Herbert Austin (1866 - 1941) later to become Lord Austin designed his first car (a three wheeler) for Wolseley in 1895. In 1905 he founded his own car manufacturing business the Austin Motor Company in Longbridge, Birmingham. Production of Austin motor cars began in 1906 and the famous Austin Seven was first produced in 1921. By 1934 Austin was Britain's leading car manufacturer.
During the Second World War Austin only really built vehicles for the military so no new models were produced until 1947 when the A40 Dorset and Devon were introduced. Many more new models followed during the 1950's including in 1959 the new Austin Seven - now known to us all as the Mini, which has remained in production in various guises although basically the same car until very recently.
In the 1960's Austin became part of BMC (British Motor Corporation) which also incorporated Morris, Riley, Wolseley and MG. From then on it was possible to buy what was virtually the same car in either Austin, Morris, Wolseley or Riley versions. This is what became known as badge engineering.
During the 1970's the British Motor Corporation was taken over by British Leyland, which later became Austin Rover. Following this the Austin name was dropped and the Rover group was later bought by BMW. While BMW still own the rights to the Mini the rest of the Rover group (apart from Land Rover which is now owned by Ford) was bought out by the business consortium Phoenix, who now produce the new Rover and MG models.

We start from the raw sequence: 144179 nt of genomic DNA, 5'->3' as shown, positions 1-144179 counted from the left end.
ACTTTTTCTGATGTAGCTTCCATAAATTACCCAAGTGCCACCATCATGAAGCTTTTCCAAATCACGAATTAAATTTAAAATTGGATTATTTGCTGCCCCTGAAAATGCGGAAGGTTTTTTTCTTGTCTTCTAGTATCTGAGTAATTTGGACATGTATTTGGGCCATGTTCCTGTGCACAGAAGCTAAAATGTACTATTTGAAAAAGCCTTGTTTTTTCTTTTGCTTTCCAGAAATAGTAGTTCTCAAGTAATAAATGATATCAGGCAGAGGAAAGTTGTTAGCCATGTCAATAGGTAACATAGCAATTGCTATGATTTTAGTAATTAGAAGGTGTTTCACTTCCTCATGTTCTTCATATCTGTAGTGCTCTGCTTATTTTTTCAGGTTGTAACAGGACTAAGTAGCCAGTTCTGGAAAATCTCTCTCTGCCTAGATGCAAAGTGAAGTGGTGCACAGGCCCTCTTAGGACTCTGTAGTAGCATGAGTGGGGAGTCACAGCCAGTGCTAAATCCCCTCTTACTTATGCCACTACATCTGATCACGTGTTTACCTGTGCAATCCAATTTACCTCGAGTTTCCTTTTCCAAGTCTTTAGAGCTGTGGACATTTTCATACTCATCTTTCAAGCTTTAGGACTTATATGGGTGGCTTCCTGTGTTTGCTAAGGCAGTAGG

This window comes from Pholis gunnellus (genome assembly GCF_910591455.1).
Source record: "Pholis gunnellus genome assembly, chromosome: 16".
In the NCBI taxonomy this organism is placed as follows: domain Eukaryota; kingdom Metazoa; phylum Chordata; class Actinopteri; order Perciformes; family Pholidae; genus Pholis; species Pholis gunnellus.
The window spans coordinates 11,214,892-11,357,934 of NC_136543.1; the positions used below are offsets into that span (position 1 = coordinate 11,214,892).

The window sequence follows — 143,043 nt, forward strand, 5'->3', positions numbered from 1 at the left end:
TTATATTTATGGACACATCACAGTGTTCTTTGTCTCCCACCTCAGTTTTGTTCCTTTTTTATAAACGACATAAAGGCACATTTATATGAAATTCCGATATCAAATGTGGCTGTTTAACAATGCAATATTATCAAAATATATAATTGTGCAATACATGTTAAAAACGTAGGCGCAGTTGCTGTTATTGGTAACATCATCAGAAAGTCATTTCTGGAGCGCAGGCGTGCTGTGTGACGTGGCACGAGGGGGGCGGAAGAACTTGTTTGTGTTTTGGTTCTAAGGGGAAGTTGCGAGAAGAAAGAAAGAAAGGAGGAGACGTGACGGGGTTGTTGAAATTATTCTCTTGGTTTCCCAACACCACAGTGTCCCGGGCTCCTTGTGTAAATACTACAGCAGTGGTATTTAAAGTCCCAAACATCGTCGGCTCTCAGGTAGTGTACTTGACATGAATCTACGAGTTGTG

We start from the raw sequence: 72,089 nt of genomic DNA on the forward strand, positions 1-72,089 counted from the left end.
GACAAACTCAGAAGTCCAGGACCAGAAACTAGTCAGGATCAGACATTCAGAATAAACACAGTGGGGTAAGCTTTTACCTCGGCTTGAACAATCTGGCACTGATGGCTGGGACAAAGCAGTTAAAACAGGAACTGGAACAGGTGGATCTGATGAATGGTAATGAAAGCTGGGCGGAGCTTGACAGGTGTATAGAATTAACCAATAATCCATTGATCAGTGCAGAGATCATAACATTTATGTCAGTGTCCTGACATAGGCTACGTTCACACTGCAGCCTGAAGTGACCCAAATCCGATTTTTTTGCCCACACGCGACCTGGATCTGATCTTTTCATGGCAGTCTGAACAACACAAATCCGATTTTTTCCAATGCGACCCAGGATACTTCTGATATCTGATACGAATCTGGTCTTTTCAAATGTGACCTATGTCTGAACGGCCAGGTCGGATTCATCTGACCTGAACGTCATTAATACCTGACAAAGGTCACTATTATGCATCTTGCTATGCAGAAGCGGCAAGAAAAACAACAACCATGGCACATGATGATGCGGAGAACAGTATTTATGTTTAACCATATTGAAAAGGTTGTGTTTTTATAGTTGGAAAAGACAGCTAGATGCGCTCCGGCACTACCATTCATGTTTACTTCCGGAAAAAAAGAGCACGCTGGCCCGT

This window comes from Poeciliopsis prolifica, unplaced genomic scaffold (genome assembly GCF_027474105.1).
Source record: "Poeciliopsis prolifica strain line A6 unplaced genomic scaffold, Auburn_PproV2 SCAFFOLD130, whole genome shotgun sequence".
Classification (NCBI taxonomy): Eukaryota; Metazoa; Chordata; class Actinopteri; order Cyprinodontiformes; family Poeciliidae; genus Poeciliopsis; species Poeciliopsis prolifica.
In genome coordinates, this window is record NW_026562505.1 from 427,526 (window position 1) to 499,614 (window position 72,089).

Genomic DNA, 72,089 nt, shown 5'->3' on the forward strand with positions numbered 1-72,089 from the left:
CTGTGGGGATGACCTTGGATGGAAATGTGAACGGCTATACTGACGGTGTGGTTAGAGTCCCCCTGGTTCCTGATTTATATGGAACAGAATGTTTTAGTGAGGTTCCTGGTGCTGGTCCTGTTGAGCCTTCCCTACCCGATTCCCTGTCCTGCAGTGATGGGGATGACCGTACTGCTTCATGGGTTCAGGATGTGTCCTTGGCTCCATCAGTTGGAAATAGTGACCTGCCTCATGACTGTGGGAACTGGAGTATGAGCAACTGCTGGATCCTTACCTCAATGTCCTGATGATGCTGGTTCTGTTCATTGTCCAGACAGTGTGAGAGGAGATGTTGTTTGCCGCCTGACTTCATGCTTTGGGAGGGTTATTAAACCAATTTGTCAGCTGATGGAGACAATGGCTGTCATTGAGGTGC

The Austin A30 saloon car was introduced in 1951 and featured a newly designed 803cc four cylinder overhead valve engine which later became known as the A series engine.
The Austin A35 was introduced in 1956 to replace the A30 and shared very similar styling to it - the main differences being a larger rear windscreen and different front grill treatment.
The Austin A40 Farina was the first Austin to have its body designed by the Italian stylist Pininfarina. This car was launched in 1958 as a 2 door saloon or 3 door countryman.
The Austin A40 Somerset was launched in 1951 and had a short production run of just two years. It was similar in appearance to the smaller A30 saloon car.
Flamboyant, Americanised, Over the Top, all words that have been used to describe the Austin Atlantic. Whatever emotions this unique car evokes you can be assured that it will turn heads wherever you go.